I helped a friend recently with his wireless home network. He couldn’t get it to work with his upstairs office computer even though it was picking up the network. While there I asked for the password so I could trouble shoot it and see what the issue was. He hymned and how’d a bit and mentioned he had security concerns about giving it out but finally relented when I told him there wasn’t much I could do to help without it. Then he sounded off the names his wife and four kids along with their year of birth. The password was something like this: karen1960don1964katie1996barbara1998kevin2000don2002.
All that for a home wi-fi network with a range of about 50 yards. The nearest house was about a half-mile away. There’s no question passwords are very misunderstood and what they offer in security is probably the biggest misunderstanding of all.
Passwords are the Achilles heel of everything we do online and for the most part the security they offer is a myth. They can be hacked, reset, stolen, and you can be erased or worse.
Mat Honan is a senior writer for Wired Magazine and he wrote recently about a hacker gaining access to his online presence and the havoc that caused. If you think it can’t happen to you think again. Mat used passwords with up to “19 characters, …all alphanumeric, some with symbols thrown in as well…”
As he puts it:
You have a secret that can ruin your life.
It’s not a well-kept secret, either. Just a simple string of characters—maybe six of them if you’re careless, 16 if you’re cautious—that can reveal everything about you.
Your email. Your bank account. Your address and credit card number. Photos of your kids or, worse, of yourself, naked. The precise location where you’re sitting right now as you read these words. Since the dawn of the information age, we’ve bought into the idea that a password, so long as it’s elaborate enough, is an adequate means of protecting all this precious data. But in 2012 that’s a fallacy, a fantasy, an outdated sales pitch. And anyone who still mouths it is a sucker—or someone who takes you for one.
No matter how complex, no matter how unique, your passwords can no longer protect you.
For your sake read Mat’s article in this months Wired – Kill the Password: Why a String of Characters Can’t Protect Us Anymore.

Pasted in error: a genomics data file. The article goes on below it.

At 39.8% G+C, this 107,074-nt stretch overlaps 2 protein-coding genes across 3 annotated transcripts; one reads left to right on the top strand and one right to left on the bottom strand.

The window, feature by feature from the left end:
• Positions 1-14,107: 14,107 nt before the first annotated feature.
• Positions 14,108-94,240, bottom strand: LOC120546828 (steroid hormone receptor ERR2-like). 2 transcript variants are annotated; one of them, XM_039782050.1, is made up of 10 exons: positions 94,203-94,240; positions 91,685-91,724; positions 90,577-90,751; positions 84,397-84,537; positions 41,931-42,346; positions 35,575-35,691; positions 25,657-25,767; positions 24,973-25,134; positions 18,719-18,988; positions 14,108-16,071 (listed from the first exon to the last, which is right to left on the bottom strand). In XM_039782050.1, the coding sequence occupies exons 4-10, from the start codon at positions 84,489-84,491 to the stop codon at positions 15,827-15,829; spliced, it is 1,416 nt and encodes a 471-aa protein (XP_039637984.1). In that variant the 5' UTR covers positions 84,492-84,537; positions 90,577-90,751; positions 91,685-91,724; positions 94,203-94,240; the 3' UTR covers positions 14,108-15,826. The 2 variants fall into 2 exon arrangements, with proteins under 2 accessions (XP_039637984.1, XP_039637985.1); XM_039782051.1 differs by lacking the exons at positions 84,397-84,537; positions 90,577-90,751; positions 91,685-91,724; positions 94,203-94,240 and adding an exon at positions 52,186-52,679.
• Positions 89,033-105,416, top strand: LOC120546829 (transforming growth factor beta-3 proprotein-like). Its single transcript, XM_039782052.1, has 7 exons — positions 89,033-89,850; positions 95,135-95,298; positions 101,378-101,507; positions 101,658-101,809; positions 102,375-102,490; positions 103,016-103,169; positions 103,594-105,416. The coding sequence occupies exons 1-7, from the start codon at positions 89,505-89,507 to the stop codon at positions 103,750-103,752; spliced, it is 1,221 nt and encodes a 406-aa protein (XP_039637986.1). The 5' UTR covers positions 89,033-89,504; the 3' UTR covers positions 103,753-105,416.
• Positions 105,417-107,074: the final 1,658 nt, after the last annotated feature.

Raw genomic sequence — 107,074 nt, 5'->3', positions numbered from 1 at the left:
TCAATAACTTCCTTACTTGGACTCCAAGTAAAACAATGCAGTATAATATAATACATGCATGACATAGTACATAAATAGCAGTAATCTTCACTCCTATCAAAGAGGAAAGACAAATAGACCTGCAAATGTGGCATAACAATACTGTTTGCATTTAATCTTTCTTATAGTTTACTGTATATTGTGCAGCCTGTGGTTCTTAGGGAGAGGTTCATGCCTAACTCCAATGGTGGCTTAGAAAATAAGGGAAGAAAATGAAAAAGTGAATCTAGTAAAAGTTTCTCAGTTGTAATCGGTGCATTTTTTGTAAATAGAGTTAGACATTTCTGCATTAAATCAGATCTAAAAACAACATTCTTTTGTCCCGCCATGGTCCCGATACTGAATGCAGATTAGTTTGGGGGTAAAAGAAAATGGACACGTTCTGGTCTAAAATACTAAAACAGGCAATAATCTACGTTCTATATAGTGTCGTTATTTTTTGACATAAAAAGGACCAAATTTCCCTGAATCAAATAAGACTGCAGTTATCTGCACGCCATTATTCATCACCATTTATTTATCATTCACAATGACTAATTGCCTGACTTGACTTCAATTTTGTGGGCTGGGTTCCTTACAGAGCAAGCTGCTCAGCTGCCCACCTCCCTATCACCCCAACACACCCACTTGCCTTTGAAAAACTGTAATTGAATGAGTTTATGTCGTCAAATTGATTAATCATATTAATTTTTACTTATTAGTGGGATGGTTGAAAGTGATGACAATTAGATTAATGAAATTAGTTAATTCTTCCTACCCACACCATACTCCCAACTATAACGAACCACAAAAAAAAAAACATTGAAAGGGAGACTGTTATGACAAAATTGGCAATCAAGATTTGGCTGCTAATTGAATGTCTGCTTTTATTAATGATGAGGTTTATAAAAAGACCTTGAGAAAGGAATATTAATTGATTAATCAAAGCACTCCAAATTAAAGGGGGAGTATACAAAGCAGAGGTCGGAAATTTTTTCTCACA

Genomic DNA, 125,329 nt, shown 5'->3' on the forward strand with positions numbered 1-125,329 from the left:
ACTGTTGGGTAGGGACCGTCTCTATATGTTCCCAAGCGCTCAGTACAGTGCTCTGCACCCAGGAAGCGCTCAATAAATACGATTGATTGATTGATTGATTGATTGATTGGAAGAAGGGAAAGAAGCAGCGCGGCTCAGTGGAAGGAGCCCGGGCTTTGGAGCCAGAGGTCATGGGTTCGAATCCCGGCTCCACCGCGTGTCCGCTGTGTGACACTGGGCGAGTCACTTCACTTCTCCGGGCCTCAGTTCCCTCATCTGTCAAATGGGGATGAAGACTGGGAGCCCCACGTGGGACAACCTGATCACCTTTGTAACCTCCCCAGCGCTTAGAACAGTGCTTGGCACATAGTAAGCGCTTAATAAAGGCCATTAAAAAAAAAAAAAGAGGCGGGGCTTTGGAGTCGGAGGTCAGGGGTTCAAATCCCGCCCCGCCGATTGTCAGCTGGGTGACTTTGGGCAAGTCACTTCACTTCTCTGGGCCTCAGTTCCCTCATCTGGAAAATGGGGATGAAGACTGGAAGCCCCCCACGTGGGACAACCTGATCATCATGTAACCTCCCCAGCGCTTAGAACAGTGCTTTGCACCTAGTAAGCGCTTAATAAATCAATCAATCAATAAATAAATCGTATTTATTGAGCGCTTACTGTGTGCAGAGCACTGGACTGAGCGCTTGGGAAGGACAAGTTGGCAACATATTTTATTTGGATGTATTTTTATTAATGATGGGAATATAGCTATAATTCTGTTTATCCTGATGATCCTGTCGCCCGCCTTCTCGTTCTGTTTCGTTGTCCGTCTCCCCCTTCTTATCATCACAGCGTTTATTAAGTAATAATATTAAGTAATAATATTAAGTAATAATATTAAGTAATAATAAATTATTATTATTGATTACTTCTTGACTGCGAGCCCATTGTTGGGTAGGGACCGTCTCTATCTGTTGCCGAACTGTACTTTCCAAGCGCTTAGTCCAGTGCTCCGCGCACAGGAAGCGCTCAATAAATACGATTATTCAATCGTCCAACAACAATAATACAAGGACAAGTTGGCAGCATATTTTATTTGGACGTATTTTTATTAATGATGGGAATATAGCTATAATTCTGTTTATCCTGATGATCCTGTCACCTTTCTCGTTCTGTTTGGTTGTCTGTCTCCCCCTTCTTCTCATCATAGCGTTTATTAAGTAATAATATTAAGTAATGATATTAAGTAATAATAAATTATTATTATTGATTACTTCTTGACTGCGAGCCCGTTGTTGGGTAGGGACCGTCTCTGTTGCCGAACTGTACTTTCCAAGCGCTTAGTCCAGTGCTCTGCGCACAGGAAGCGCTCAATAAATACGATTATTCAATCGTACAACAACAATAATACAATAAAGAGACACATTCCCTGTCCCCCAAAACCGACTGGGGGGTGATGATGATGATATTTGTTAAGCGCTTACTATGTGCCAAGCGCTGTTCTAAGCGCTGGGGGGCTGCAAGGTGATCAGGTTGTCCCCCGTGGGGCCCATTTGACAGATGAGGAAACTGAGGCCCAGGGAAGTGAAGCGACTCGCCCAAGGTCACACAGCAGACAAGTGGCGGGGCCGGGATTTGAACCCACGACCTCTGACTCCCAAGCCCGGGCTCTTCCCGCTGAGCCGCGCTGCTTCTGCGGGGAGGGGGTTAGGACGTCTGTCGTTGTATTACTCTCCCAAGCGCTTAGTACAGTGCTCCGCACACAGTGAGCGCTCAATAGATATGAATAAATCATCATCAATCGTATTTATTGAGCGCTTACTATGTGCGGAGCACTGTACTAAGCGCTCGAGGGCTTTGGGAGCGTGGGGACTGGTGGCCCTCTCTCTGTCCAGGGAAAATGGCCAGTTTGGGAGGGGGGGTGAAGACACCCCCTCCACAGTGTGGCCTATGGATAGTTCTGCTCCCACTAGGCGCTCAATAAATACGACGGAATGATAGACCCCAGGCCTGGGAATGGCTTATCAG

And remember these helpful tips:
- Reuse passwords. If you do, a hacker who gets just one of your accounts will own them all.
- Use a dictionary word as your password. If you must, then string several together into a pass phrase.
- Use standard number substitutions. Think “P455w0rd” is a good password? N0p3! Cracking tools now have those built in.
- Use a short password—no matter how weird. Today’s processing speeds mean that even passwords like “h6!r$q” are quickly crackable. Your best defense is the longest possible password.
- Enable two-factor authentication when offered. When you log in from a strange location, a system like this will send you a text message with a code to confirm. Yes, that can be cracked, but it’s better than nothing.
- Give bogus answers to security questions. Think of them as a secondary password. Just keep your answers memorable. My first car? Why, it was a “Camper Van Beethoven Freaking Rules.”
- Scrub your online presence. One of the easiest ways to hack into an account is through your email and billing address information. Sites like Spokeo and WhitePages.com offer opt-out mechanisms to get your information removed from their databases.
- Use a unique, secure email address for password recoveries. If a hacker knows where your password reset goes, that’s a line of attack. So create a special account you never use for communications. And make sure to choose a username that isn’t tied to your name—like firstname.lastname@example.org—so it can’t be easily guessed.